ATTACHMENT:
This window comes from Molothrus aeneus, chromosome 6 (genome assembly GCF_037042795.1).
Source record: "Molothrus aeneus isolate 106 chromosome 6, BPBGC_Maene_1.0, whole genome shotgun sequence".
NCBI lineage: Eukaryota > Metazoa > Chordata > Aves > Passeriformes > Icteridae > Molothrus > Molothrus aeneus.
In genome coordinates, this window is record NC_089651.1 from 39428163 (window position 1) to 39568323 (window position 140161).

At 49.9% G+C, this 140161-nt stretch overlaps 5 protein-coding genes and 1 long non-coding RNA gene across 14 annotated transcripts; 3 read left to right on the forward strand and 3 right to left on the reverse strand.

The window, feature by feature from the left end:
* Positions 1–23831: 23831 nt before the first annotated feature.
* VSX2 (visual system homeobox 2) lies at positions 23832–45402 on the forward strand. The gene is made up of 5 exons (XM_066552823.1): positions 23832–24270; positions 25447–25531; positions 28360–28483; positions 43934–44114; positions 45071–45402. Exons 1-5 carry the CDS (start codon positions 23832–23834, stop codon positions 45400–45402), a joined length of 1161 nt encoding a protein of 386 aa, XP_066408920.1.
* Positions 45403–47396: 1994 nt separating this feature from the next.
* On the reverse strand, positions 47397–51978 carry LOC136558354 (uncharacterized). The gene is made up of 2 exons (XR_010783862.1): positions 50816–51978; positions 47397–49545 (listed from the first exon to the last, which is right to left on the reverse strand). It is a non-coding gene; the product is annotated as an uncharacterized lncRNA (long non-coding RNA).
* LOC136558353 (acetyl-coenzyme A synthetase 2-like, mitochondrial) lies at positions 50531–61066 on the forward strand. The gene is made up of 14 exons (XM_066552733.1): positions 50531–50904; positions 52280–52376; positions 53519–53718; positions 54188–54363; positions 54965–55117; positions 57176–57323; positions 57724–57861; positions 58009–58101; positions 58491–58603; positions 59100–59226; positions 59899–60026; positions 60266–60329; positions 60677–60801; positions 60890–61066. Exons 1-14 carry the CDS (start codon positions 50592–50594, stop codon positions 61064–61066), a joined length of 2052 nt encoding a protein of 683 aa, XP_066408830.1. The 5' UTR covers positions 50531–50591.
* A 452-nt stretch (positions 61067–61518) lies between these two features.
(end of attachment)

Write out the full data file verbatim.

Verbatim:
This window comes from Molothrus aeneus, chromosome 6 (genome assembly GCF_037042795.1).
Source record: "Molothrus aeneus isolate 106 chromosome 6, BPBGC_Maene_1.0, whole genome shotgun sequence".
NCBI lineage: Eukaryota > Metazoa > Chordata > Aves > Passeriformes > Icteridae > Molothrus > Molothrus aeneus.
In genome coordinates, this window is record NC_089651.1 from 39428163 (window position 1) to 39568323 (window position 140161).

At 49.9% G+C, this 140161-nt stretch overlaps 5 protein-coding genes and 1 long non-coding RNA gene across 14 annotated transcripts; 3 read left to right on the forward strand and 3 right to left on the reverse strand.

The window, feature by feature from the left end:
* Positions 1–23831: 23831 nt before the first annotated feature.
* VSX2 (visual system homeobox 2) lies at positions 23832–45402 on the forward strand. The gene is made up of 5 exons (XM_066552823.1): positions 23832–24270; positions 25447–25531; positions 28360–28483; positions 43934–44114; positions 45071–45402. Exons 1-5 carry the CDS (start codon positions 23832–23834, stop codon positions 45400–45402), a joined length of 1161 nt encoding a protein of 386 aa, XP_066408920.1.
* Positions 45403–47396: 1994 nt separating this feature from the next.
* On the reverse strand, positions 47397–51978 carry LOC136558354 (uncharacterized). The gene is made up of 2 exons (XR_010783862.1): positions 50816–51978; positions 47397–49545 (listed from the first exon to the last, which is right to left on the reverse strand). It is a non-coding gene; the product is annotated as an uncharacterized lncRNA (long non-coding RNA).
* LOC136558353 (acetyl-coenzyme A synthetase 2-like, mitochondrial) lies at positions 50531–61066 on the forward strand. The gene is made up of 14 exons (XM_066552733.1): positions 50531–50904; positions 52280–52376; positions 53519–53718; positions 54188–54363; positions 54965–55117; positions 57176–57323; positions 57724–57861; positions 58009–58101; positions 58491–58603; positions 59100–59226; positions 59899–60026; positions 60266–60329; positions 60677–60801; positions 60890–61066. Exons 1-14 carry the CDS (start codon positions 50592–50594, stop codon positions 61064–61066), a joined length of 2052 nt encoding a protein of 683 aa, XP_066408830.1. The 5' UTR covers positions 50531–50591.
* A 452-nt stretch (positions 61067–61518) lies between these two features.